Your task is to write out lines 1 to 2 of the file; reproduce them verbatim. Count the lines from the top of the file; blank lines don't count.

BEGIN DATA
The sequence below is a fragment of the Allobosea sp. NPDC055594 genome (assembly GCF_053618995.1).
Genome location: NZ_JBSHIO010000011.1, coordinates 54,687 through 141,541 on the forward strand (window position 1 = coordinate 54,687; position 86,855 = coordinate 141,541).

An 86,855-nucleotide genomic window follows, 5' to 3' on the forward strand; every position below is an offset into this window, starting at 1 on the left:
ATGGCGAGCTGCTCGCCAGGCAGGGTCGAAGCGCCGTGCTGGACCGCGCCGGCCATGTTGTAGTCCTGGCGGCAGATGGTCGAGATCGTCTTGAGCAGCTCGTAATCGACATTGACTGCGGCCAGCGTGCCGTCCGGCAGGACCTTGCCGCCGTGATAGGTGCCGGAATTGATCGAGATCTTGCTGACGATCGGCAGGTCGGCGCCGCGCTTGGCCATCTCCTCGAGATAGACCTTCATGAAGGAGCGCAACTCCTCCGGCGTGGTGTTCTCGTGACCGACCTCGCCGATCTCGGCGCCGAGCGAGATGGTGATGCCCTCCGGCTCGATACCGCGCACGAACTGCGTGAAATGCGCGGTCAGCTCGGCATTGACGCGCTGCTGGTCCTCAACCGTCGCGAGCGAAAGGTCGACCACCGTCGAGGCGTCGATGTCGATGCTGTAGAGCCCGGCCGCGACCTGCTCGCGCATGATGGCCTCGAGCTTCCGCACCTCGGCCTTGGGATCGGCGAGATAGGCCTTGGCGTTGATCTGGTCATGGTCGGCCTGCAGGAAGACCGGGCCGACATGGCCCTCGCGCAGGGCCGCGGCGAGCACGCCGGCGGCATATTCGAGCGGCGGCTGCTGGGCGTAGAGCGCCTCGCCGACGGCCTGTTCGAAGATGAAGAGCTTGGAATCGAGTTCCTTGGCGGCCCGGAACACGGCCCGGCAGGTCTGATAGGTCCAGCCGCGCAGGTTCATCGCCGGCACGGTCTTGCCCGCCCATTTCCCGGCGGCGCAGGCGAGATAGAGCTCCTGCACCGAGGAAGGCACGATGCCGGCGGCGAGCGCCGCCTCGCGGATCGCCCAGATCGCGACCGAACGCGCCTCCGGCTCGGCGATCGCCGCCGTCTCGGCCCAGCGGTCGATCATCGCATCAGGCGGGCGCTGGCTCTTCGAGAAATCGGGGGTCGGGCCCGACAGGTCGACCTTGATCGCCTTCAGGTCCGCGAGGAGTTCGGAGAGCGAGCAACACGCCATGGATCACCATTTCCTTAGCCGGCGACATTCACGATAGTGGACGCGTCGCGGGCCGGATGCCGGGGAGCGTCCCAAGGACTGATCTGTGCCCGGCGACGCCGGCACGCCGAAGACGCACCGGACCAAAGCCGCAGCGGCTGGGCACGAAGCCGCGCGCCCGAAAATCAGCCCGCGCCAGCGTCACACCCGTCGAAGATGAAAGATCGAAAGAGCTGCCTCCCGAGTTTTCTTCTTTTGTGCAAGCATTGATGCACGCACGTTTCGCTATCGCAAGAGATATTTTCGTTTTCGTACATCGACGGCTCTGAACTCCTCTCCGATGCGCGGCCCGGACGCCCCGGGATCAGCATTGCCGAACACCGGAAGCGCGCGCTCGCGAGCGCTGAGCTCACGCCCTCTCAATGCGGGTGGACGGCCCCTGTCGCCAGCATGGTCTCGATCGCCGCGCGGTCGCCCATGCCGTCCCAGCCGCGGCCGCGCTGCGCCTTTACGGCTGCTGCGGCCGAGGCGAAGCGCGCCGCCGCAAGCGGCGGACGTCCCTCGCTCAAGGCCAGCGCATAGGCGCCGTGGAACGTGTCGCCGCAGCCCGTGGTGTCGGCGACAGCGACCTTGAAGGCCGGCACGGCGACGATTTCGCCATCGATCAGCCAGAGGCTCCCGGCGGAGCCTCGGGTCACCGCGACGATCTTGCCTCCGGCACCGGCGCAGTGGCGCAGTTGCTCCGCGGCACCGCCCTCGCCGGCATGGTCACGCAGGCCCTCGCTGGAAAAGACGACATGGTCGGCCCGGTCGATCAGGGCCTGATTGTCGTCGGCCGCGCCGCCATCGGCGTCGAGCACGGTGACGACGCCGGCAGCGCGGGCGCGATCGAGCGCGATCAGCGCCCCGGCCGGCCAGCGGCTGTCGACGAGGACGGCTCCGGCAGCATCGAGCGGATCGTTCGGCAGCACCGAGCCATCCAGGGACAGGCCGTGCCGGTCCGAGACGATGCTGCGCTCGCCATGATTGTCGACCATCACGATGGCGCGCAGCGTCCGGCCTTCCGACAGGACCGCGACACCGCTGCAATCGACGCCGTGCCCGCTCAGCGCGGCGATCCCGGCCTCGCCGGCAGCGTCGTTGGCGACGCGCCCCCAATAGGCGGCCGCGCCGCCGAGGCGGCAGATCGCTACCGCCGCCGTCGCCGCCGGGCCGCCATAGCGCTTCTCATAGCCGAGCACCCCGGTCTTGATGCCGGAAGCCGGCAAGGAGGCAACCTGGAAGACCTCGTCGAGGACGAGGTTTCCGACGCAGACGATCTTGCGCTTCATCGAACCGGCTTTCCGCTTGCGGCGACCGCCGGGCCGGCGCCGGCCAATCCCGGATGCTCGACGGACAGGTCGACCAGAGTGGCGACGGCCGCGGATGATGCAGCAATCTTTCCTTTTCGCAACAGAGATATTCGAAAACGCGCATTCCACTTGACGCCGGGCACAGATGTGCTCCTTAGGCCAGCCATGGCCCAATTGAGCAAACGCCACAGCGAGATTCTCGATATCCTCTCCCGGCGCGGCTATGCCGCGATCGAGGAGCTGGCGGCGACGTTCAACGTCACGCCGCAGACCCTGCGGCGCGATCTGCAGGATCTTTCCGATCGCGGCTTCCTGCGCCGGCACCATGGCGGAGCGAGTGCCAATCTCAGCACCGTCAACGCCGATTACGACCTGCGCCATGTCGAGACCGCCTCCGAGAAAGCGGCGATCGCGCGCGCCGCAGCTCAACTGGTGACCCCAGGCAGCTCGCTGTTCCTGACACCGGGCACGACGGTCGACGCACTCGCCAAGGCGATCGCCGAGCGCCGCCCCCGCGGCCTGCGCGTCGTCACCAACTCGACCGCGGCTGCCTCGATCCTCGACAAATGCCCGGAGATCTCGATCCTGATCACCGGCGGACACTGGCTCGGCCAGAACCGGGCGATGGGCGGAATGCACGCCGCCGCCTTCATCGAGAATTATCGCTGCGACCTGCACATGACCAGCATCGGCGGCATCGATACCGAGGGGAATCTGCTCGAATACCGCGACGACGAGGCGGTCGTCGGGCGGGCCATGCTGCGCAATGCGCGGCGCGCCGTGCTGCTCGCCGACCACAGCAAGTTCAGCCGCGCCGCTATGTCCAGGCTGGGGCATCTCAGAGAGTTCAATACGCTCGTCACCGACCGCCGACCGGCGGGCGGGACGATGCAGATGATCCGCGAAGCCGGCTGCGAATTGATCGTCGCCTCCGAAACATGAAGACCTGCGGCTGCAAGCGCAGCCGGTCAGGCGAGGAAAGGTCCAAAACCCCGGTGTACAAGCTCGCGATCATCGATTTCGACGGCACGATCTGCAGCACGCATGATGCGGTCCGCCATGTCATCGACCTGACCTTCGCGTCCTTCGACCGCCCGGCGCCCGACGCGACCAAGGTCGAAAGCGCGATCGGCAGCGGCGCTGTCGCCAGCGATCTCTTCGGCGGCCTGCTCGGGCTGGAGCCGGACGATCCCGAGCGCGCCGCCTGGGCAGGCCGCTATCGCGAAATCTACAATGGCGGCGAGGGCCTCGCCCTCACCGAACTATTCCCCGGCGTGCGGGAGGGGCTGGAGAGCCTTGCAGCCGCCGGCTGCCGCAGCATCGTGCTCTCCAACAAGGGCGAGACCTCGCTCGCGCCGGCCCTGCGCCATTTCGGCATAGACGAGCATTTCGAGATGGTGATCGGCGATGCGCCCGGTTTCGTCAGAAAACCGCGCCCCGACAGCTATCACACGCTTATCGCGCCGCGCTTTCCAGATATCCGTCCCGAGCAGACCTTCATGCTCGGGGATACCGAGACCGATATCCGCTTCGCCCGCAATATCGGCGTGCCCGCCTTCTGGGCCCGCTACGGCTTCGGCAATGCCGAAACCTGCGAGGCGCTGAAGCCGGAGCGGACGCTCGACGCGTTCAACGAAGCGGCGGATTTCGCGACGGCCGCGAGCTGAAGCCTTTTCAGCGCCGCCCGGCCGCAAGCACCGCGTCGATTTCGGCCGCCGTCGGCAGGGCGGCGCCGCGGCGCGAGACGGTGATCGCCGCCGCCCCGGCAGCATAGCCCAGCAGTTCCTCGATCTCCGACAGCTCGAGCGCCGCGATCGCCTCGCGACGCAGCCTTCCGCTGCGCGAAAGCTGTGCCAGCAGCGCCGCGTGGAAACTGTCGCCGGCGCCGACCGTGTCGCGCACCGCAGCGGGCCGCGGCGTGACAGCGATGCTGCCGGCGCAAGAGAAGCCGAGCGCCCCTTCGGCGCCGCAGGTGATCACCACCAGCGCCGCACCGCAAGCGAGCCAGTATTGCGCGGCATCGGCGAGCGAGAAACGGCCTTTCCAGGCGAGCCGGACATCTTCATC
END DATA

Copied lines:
The sequence below is a fragment of the Allobosea sp. NPDC055594 genome (assembly GCF_053618995.1).
Genome location: NZ_JBSHIO010000011.1, coordinates 54,687 through 141,541 on the forward strand (window position 1 = coordinate 54,687; position 86,855 = coordinate 141,541).